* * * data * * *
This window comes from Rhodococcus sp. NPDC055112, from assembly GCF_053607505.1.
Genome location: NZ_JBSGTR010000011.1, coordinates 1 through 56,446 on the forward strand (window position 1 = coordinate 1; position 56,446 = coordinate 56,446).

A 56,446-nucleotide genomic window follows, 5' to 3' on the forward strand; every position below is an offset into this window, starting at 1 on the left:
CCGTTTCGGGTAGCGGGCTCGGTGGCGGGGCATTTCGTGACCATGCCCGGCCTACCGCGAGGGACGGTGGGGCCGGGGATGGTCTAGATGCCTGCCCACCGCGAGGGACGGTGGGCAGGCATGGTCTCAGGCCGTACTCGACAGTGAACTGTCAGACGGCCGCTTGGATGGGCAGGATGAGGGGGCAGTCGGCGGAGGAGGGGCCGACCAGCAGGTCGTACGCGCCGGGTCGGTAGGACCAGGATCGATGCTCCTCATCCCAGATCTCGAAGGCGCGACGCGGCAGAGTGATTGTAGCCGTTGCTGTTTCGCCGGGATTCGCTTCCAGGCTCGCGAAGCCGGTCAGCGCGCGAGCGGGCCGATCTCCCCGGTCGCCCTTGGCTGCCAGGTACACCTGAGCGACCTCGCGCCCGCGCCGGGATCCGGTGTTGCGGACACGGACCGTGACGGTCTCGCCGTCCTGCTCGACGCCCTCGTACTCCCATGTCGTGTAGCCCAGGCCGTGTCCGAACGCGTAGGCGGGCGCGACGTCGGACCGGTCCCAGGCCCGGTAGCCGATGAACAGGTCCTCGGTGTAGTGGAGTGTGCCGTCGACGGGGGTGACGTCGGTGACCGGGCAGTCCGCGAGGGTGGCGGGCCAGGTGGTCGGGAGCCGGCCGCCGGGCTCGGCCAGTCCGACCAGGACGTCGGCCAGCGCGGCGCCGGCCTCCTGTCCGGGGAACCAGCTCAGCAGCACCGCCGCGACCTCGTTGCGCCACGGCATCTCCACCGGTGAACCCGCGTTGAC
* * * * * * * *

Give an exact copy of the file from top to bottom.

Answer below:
This window comes from Rhodococcus sp. NPDC055112, from assembly GCF_053607505.1.
Genome location: NZ_JBSGTR010000011.1, coordinates 1 through 56,446 on the forward strand (window position 1 = coordinate 1; position 56,446 = coordinate 56,446).

A 56,446-nucleotide genomic window follows, 5' to 3' on the forward strand; every position below is an offset into this window, starting at 1 on the left:
CCGTTTCGGGTAGCGGGCTCGGTGGCGGGGCATTTCGTGACCATGCCCGGCCTACCGCGAGGGACGGTGGGGCCGGGGATGGTCTAGATGCCTGCCCACCGCGAGGGACGGTGGGCAGGCATGGTCTCAGGCCGTACTCGACAGTGAACTGTCAGACGGCCGCTTGGATGGGCAGGATGAGGGGGCAGTCGGCGGAGGAGGGGCCGACCAGCAGGTCGTACGCGCCGGGTCGGTAGGACCAGGATCGATGCTCCTCATCCCAGATCTCGAAGGCGCGACGCGGCAGAGTGATTGTAGCCGTTGCTGTTTCGCCGGGATTCGCTTCCAGGCTCGCGAAGCCGGTCAGCGCGCGAGCGGGCCGATCTCCCCGGTCGCCCTTGGCTGCCAGGTACACCTGAGCGACCTCGCGCCCGCGCCGGGATCCGGTGTTGCGGACACGGACCGTGACGGTCTCGCCGTCCTGCTCGACGCCCTCGTACTCCCATGTCGTGTAGCCCAGGCCGTGTCCGAACGCGTAGGCGGGCGCGACGTCGGACCGGTCCCAGGCCCGGTAGCCGATGAACAGGTCCTCGGTGTAGTGGAGTGTGCCGTCGACGGGGGTGACGTCGGTGACCGGGCAGTCCGCGAGGGTGGCGGGCCAGGTGGTCGGGAGCCGGCCGCCGGGCTCGGCCAGTCCGACCAGGACGTCGGCCAGCGCGGCGCCGGCCTCCTGTCCGGGGAACCAGCTCAGCAGCACCGCCGCGACCTCGTTGCGCCACGGCATCTCCACCGGTGAACCCGCGTTGAC